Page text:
• Farming

Some dismay that Carbery won’t be paying bonus to suppliers this year

Sunday, 24th February, 2019 9:40am

Story by Emma Connolly
Some dismay that Carbery won’t be paying bonus to suppliers this year

The Carbery milk processing plant at Ballineen.

THE Carbery Group, owned by West Cork’s four co-ops, will not be paying its 1,300 shareholders, who supply Barryroe, Bandon, Lisavaird and Drinagh, an annual bonus this year. 

The group have paid a 1c per litre bonus for two of the past five years; and a total of  five times out of the past 11 years. Typically per shareholder it was worth on average of between €5,000 and €6,000.

However, in a statement issued to The Southern Star, Carbery, which is headed up by Kerryman Jason Hawkins, said: ‘Decisions to declare year-end milk price bonuses to the co-ops, are taken on a year-on-year basis by the Carbery board. Historically, they are not paid every year; they are the exception rather than the norm.

‘During 2018, Carbery continued to pay a very strong milk price over the course of the year, which included extending support payments, which were paid for a longer period of time, due to the severe and adverse weather conditions experienced throughout 2018.’

The statement added that Carbery ‘always pays a premium milk price to its four shareholder co-ops of Bandon, Barryroe, Drinagh and Lisavaird, which is higher than its industry peers.’

However, while acknowledging these above-average prices, several West Cork farmers are unhappy about the decision by the global food ingredients, flavours, and cheese manufacturer.

Michael O’Donovan, a Rossmore farmer who supplies Drinagh Co-Op, pointed to Carbery’s increased operating profit and decreased debt and said they were ‘not looking for what’s not there.’

He said he had budgeted for the payment – he got €6,000 last year – in his cash flow projection for the year and added: ‘We are told we’re getting the best milk prices in the country – but that holds no weight. Carbery is obliged to pay farmers what the product returns. I have great respect for Carbery, but a pile of farmers are angered by this and a lot more of them don’t even know about it yet.’

One of West Cork’s largest dairy farmers, Derry O’Donovan of Castlehaven, who along with his two sons milks upwards of 600 cows in and around Skibbereen, described the Carbery decision as ‘disappointing.’

‘We’ve just finished the most difficult year we’ve ever had with weather, along with pressure on prices and Carbery go and make a decision like this.’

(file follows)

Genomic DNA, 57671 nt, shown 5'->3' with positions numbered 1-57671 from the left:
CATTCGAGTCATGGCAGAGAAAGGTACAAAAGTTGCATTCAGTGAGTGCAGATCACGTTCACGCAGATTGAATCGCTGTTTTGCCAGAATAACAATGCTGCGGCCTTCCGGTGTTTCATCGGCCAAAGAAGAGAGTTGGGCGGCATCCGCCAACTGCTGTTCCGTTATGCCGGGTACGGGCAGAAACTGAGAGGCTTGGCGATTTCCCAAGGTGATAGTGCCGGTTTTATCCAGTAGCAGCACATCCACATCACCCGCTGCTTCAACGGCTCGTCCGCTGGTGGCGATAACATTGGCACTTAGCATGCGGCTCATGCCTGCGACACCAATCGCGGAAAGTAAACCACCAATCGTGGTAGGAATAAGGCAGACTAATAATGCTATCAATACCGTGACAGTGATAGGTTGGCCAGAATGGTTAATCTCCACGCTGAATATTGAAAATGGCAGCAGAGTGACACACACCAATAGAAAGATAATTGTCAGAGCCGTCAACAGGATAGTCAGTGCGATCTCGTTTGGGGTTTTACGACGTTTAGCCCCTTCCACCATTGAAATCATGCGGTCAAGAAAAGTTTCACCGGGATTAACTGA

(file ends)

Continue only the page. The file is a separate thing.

He described the bonus as ‘minimal in the overall context,’ considering that Carbery considerably reduced its debt over the past two years.

Chair of Carbery, and a dairy farmer himself, Peter Fleming, said the board could have taken a populist approach and paid the bonus, but he asked at what cost?

‘We could bleed the company dry, but we have to be prudent. The board of Carbery has to represent the milk suppliers of West Cork and get the best deal for them, but at the same time be conservative and reinvest. Is it’s not all about us, but those who come after us.’

He pointed to their prices being above those paid by Kerry group and Dairygold, and Carbery suppliers being the ‘envy of the dairy industry.’ He also highlighted their drought payments which were only ceased at the end of November. 

A sum of €4.3m, spent in this way during the year, has now been returned to the Stability Fund, which has been restored to €10m – which, if not spent in three years, will be returned to farmers. 

‘The support is given when it is needed, and not accumulated. The bonus is a self-initiated expectation and is never a given,’ he concluded.

However, Drimoleague farmer Dan McCarthy he was ‘concerned’ by the decision: 

‘The plant is run very efficiently, and it may well be true that we get the highest milk prices, but that has no bearing on the bonus if the profits are there from milk processing.’

Meanwhile, work has started at Carbery’s headquarters in Ballineen to allow the plant increase its milk capacity and allow Carbery diversify its cheese manufacturing portfolio, which – in the context of Brexit – is crucial.

The expansion will give them flexibility to manufacture new cheese products such as mozzarella or pasta filata – as opposed to relying entirely on their award-winning cheddar.

Jason Hawkins previously described it as ‘cheese diversification which services multiple markets and potentially multiple products.’

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